In a world confronted with more numerous and diverse challenges than ever, having educated people becomes vital for economic and social development. The EU target stating that by 2020 the average share of 30–34 year-olds in EU member states with tertiary educational attainment should be at least 40% is on track, already reaching 39% in 2016 (European Commission/EACEA/Eurydice 2014). A large part of this has been achieved through expanding the share of upper secondary graduates qualifying to enter higher education. This share increased by 4% between 2008 and 2015.

At the same time, on European level, the demographic decline can no longer be ignored, with some countries being more affected than others. For children and young people aged 0–29, the percentage in the overall EU-28 population has decreased from 41% in 1994 to 36% in 2004, to reach 33% in 2014 (Coyette et al. 2015). This translates into a smaller pool of potential students from which HEIs can select. And this demographic decline is starting to impact on European countries’ higher education systems, with the absolute numbers of higher education entrants decreasing by 19% in the same timeframe (Orr et al. 2017a).

However, even within this framework, some higher education institutions (HEIs) continue to see growth in their entrants’ numbers. When surveyed on this by the European University Association’s Trend Study, HEIs attributed this overall phenomenon to widening participation, international recruitment and changes in the admission policy (Sursock 2015). So, it could be stated that the time is actually right for more inclusive policies since the pool of “traditional” students is declining in many European countries, and policy-makers and HEIs have to look to more inclusive policies (Orr and Hovdhaugen 2014). At the same time, higher education institutions (HEIs) have been keen to exercise their autonomy in recruitment and selection decisions. As such, higher education has entered a new phase of consolidation and realignment, which requires HEIs to implement new strategies for recruiting students—from focusing on candidates from lower socio-economic backgrounds, who have not been a major focus group in the past, to designing customised selection procedures.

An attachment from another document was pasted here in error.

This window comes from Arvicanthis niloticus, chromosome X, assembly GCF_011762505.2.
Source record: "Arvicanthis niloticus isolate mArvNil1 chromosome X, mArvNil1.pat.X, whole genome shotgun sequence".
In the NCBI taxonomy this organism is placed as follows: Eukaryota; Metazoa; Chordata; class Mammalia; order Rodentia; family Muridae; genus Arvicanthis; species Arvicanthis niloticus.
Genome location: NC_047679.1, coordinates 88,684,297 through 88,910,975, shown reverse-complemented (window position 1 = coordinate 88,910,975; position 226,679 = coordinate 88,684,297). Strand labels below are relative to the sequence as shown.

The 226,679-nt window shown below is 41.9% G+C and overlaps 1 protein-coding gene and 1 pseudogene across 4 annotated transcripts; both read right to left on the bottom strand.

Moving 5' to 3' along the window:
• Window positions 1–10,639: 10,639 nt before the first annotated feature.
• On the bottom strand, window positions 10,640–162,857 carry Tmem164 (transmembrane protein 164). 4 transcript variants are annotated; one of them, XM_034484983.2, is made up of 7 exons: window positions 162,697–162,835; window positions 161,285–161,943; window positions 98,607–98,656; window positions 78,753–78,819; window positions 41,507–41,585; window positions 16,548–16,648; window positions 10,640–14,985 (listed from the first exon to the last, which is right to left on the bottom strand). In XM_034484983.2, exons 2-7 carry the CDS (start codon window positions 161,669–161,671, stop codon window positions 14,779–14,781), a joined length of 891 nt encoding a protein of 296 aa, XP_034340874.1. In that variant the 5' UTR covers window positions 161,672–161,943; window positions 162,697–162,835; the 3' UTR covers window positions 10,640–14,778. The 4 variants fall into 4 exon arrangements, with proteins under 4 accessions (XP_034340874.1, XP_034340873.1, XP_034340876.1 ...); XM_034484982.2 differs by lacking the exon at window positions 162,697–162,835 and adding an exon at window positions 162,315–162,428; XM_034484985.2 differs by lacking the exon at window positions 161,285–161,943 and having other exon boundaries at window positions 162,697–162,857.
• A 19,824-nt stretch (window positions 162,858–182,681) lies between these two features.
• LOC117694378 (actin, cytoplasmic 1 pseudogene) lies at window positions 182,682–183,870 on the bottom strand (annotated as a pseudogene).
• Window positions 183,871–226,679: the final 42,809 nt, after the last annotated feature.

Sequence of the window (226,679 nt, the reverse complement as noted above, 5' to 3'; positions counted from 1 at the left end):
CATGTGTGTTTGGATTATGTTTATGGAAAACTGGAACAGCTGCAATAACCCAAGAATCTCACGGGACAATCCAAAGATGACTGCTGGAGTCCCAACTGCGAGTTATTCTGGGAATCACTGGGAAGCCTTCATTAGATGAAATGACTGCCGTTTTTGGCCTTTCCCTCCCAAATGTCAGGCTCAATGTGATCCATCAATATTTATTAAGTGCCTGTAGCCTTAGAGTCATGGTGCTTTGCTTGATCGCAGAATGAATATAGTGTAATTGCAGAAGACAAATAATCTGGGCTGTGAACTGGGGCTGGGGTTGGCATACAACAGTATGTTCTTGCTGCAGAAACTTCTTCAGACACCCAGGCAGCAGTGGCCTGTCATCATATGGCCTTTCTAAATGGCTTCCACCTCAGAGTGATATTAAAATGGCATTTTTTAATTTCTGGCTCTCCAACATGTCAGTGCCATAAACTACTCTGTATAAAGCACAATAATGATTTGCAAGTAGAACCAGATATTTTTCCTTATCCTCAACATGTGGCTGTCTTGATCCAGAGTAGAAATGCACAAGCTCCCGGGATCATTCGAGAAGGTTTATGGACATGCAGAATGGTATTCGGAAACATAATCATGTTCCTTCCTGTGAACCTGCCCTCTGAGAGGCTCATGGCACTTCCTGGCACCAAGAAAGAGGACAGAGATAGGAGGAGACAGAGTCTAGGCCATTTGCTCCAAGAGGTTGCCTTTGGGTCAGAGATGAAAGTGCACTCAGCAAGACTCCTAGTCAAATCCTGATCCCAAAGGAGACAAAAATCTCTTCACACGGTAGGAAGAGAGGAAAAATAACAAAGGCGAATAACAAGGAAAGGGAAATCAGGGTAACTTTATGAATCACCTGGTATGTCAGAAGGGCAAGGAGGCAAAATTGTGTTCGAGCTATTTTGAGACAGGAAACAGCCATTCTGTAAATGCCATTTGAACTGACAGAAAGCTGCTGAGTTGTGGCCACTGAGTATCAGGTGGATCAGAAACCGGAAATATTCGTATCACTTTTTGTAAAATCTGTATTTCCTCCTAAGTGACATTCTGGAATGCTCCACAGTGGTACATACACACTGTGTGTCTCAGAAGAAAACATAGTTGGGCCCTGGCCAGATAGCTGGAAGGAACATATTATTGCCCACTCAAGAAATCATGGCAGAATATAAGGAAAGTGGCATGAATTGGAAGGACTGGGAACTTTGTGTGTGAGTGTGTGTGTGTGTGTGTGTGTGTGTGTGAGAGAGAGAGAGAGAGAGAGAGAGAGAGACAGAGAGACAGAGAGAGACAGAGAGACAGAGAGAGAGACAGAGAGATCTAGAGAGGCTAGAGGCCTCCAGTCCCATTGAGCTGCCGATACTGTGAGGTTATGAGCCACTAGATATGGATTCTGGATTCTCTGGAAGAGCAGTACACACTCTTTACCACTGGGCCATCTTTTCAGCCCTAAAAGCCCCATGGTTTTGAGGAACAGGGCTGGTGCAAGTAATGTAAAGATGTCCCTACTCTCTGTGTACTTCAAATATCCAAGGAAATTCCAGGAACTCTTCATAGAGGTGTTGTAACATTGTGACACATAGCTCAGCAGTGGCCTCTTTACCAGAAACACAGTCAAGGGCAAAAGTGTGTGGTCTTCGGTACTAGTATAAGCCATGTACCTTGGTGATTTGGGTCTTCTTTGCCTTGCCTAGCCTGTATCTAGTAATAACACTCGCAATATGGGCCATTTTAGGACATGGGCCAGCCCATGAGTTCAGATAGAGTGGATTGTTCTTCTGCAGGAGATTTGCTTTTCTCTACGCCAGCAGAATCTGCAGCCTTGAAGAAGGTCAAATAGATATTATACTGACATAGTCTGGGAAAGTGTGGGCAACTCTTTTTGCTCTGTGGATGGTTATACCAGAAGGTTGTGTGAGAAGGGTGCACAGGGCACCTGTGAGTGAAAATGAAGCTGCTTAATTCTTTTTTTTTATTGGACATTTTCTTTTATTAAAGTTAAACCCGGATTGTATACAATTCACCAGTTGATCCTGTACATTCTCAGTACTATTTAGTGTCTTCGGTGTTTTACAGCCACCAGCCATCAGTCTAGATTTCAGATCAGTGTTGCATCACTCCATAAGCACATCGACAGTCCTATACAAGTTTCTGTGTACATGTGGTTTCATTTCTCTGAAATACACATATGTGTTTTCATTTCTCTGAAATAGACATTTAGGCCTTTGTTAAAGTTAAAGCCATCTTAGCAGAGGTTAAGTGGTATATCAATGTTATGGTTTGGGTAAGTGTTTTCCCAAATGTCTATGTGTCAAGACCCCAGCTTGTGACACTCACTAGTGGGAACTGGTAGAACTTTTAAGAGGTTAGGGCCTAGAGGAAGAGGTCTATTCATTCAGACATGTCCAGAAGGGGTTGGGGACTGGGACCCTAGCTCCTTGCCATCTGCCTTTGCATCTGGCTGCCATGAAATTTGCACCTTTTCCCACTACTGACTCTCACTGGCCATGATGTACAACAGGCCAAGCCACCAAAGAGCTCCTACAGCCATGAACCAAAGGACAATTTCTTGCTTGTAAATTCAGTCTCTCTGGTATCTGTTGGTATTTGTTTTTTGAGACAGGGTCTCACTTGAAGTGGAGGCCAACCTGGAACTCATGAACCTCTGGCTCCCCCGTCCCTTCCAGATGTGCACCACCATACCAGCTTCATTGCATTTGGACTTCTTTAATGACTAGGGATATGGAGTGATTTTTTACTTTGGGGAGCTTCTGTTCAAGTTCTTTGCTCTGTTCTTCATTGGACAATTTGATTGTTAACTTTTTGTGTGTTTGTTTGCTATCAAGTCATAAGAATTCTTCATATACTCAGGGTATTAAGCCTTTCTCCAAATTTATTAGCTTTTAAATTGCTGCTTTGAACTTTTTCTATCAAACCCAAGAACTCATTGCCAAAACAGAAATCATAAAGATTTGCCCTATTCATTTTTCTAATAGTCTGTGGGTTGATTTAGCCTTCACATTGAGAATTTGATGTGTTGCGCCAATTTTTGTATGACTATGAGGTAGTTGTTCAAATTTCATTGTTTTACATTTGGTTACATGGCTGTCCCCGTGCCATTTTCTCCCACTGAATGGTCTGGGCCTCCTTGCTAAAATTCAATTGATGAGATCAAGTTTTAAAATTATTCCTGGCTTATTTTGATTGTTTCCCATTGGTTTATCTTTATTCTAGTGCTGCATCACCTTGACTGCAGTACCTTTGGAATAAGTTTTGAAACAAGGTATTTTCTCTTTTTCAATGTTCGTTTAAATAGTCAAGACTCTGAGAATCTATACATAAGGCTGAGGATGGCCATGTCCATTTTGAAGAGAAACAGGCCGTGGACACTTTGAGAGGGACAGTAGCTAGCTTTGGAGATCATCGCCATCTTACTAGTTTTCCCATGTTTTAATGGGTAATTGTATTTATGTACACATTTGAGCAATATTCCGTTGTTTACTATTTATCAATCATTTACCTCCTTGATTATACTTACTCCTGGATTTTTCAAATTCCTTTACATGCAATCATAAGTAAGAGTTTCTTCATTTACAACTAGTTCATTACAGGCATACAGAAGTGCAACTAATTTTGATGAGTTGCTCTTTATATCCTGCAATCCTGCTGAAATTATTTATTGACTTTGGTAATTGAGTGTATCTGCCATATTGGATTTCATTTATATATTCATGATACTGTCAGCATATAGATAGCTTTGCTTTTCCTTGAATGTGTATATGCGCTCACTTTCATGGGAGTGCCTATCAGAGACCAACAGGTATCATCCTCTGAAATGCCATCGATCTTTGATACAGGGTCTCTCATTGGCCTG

Given this wider educational context, the role of admission systems to higher education becomes more important than ever. The admission system is a process of matching, guidance and selection that enables students to graduate with the new skills required for the networked knowledge society. In this, admission should be seen as a lengthy progression starting sometimes as early as primary education and continuing into the first year of higher education studies.

Moreover, admission systems into higher education are complex and vary across countries. They are the product of different social, historical, political and economic backgrounds, based on contrasting philosophies of education and what education can and should aim to achieve for individuals and society as a whole (Turner 1960). However, despite the great complexity of elements, there are similar features that allow a clustering of the admission systems across the EU Member States, EEA/EFTA countries and candidate countries into a small number of well-defined types.